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\sqrt{9-5+5-9+5-9+5}

 May 22, 2022
edited by hipie  May 22, 2022
 #1
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+1

\(\sqrt{9-5+5-9+5-9+5} = \sqrt{1} = 1\) by evaluating the expression inside the square root.

 May 22, 2022
 #2
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 May 22, 2022
 #3
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no I think it's 1

hipie  May 23, 2022
edited by hipie  May 24, 2022
 #4
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+1

Because there are absolute value bars inside, which makes it positive. Likewise you don't see a negative sign behind the square root I put. Teachers will remember to test you so have to remember to only use the plus or minus in case of quadratics or something like that. But to put simply square root itself must be positive in the real domain. It doesn't feel right to just say that the sqrt(9) = -3.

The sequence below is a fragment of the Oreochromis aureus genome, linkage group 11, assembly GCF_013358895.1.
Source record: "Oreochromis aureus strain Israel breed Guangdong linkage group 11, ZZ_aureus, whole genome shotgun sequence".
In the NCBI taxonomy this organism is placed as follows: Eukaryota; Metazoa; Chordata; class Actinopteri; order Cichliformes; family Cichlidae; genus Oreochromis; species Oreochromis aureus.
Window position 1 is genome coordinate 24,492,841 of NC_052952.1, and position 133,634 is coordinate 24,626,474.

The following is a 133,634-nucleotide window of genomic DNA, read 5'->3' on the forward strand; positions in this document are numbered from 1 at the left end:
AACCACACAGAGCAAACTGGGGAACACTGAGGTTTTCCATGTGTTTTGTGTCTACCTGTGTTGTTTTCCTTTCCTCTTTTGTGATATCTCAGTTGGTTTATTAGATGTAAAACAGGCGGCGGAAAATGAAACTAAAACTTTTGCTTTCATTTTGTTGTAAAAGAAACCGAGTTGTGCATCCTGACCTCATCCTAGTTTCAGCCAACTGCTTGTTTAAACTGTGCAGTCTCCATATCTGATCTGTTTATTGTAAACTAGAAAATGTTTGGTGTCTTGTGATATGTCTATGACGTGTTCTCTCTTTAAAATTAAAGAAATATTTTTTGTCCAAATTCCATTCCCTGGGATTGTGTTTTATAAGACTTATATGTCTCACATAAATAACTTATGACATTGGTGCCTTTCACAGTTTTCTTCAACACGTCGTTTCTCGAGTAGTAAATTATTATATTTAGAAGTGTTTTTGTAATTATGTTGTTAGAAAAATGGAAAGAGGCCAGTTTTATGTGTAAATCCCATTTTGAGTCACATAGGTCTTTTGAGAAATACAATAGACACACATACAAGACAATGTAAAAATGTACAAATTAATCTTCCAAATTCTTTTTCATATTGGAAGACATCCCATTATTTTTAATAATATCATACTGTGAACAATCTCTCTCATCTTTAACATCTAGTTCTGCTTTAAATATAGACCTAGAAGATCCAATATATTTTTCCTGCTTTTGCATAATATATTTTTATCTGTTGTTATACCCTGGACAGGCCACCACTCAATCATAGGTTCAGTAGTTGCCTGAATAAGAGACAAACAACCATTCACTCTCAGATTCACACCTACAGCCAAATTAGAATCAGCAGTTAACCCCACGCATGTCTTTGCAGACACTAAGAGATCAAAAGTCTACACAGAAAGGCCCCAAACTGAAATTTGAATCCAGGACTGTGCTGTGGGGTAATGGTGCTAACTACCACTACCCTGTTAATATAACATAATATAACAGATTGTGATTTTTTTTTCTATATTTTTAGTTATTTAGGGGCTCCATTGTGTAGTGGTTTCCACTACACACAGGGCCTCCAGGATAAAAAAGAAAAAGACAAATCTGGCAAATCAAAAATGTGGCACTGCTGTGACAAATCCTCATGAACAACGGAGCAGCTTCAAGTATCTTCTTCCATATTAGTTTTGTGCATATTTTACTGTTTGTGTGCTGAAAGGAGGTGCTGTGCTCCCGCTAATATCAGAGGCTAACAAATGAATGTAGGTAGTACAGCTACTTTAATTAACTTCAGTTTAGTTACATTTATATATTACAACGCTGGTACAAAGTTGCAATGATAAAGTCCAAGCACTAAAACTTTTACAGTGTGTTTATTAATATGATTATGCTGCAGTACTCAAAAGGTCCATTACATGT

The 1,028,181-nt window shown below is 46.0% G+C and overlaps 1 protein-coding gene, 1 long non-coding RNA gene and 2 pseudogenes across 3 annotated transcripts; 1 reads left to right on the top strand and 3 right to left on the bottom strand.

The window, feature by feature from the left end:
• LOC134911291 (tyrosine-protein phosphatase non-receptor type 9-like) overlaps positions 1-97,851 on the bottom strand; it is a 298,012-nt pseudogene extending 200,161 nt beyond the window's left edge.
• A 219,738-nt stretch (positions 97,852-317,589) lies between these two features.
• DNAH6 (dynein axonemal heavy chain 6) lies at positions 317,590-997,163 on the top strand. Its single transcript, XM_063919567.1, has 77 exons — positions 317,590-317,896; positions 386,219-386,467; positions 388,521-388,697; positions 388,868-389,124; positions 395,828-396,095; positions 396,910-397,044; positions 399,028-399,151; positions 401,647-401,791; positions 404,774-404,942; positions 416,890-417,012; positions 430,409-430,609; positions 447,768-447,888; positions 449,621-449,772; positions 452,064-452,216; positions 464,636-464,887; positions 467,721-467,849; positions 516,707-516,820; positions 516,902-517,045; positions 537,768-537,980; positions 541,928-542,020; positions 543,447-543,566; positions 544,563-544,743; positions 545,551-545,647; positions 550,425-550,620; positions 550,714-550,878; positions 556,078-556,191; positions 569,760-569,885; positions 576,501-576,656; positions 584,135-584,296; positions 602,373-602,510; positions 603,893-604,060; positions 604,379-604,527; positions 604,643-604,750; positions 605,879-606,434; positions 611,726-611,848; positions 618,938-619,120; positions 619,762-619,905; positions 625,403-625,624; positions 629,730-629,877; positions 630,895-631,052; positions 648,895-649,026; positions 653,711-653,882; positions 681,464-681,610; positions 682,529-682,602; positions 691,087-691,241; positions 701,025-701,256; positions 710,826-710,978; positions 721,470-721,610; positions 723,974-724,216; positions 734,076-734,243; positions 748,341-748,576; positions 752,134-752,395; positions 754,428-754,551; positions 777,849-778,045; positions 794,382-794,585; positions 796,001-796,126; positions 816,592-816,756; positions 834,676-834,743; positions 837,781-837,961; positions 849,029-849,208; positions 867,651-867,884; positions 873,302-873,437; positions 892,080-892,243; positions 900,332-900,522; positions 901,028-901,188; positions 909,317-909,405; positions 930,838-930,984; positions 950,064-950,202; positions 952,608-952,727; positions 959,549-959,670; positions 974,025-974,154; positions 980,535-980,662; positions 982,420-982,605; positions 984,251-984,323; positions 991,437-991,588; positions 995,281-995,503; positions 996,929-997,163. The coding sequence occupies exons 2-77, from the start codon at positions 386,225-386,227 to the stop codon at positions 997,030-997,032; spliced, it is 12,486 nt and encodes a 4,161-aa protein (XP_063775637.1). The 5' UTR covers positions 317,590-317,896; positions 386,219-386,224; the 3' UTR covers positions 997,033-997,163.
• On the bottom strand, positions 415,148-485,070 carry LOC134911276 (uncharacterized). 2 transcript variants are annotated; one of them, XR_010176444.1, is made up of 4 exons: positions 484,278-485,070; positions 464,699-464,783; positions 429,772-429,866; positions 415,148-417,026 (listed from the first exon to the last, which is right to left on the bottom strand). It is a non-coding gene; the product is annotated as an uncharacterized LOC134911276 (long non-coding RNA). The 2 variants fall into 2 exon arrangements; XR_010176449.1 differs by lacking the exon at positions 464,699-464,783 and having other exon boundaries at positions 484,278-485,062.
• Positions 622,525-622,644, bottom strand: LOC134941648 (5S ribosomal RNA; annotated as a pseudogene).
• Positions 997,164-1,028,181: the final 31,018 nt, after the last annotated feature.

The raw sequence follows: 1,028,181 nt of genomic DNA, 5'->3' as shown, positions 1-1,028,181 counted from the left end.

hipie  May 23, 2022
edited by hipie  May 23, 2022
 #5
avatar+9461 
+1

hipie: 

In fact, complex square root (in mathematical terms: \(\sqrt{\phantom{a}} : \mathbb C \to \mathbb C\)) is multi-valued, which means it can have multiple outputs for one input. Moreover, for any non-zero complex number, there are always two distinct complex square roots. Therefore, it is actually correct to say that \(\sqrt 9 = \pm 3\). But generally, if it is not specified and the expression inside the square root is real, then we assume that \(\sqrt{\phantom{a}}\) means real-valued square root.

MaxWong  May 23, 2022

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